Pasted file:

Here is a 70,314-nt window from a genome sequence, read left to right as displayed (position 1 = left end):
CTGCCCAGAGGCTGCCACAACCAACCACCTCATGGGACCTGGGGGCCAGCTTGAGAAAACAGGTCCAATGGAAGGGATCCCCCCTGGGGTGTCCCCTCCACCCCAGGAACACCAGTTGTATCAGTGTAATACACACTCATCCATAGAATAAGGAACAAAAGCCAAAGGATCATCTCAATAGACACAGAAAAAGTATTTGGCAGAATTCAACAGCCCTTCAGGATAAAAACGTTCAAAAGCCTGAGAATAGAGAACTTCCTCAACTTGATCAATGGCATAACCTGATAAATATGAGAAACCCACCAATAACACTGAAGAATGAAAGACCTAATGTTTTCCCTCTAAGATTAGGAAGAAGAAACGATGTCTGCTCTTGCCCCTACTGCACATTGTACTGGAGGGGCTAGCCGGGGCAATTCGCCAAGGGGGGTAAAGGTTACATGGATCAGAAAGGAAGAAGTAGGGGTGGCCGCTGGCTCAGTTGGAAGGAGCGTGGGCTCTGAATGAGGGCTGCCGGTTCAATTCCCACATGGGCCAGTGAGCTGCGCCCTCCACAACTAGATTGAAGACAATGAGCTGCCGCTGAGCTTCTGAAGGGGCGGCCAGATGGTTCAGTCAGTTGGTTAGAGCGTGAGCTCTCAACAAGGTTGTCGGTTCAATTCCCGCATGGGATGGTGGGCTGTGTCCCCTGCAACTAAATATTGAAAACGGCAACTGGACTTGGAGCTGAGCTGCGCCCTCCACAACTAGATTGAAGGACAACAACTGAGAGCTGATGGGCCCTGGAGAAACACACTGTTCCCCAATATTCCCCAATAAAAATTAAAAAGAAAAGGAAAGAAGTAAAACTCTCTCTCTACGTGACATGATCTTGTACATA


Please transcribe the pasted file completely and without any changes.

Here is a 70,314-nt window from a genome sequence, read left to right as displayed (position 1 = left end):
CTGCCCAGAGGCTGCCACAACCAACCACCTCATGGGACCTGGGGGCCAGCTTGAGAAAACAGGTCCAATGGAAGGGATCCCCCCTGGGGTGTCCCCTCCACCCCAGGAACACCAGTTGTATCAGTGTAATACACACTCATCCATAGAATAAGGAACAAAAGCCAAAGGATCATCTCAATAGACACAGAAAAAGTATTTGGCAGAATTCAACAGCCCTTCAGGATAAAAACGTTCAAAAGCCTGAGAATAGAGAACTTCCTCAACTTGATCAATGGCATAACCTGATAAATATGAGAAACCCACCAATAACACTGAAGAATGAAAGACCTAATGTTTTCCCTCTAAGATTAGGAAGAAGAAACGATGTCTGCTCTTGCCCCTACTGCACATTGTACTGGAGGGGCTAGCCGGGGCAATTCGCCAAGGGGGGTAAAGGTTACATGGATCAGAAAGGAAGAAGTAGGGGTGGCCGCTGGCTCAGTTGGAAGGAGCGTGGGCTCTGAATGAGGGCTGCCGGTTCAATTCCCACATGGGCCAGTGAGCTGCGCCCTCCACAACTAGATTGAAGACAATGAGCTGCCGCTGAGCTTCTGAAGGGGCGGCCAGATGGTTCAGTCAGTTGGTTAGAGCGTGAGCTCTCAACAAGGTTGTCGGTTCAATTCCCGCATGGGATGGTGGGCTGTGTCCCCTGCAACTAAATATTGAAAACGGCAACTGGACTTGGAGCTGAGCTGCGCCCTCCACAACTAGATTGAAGGACAACAACTGAGAGCTGATGGGCCCTGGAGAAACACACTGTTCCCCAATATTCCCCAATAAAAATTAAAAAGAAAAGGAAAGAAGTAAAACTCTCTCTCTACGTGACATGATCTTGTACATA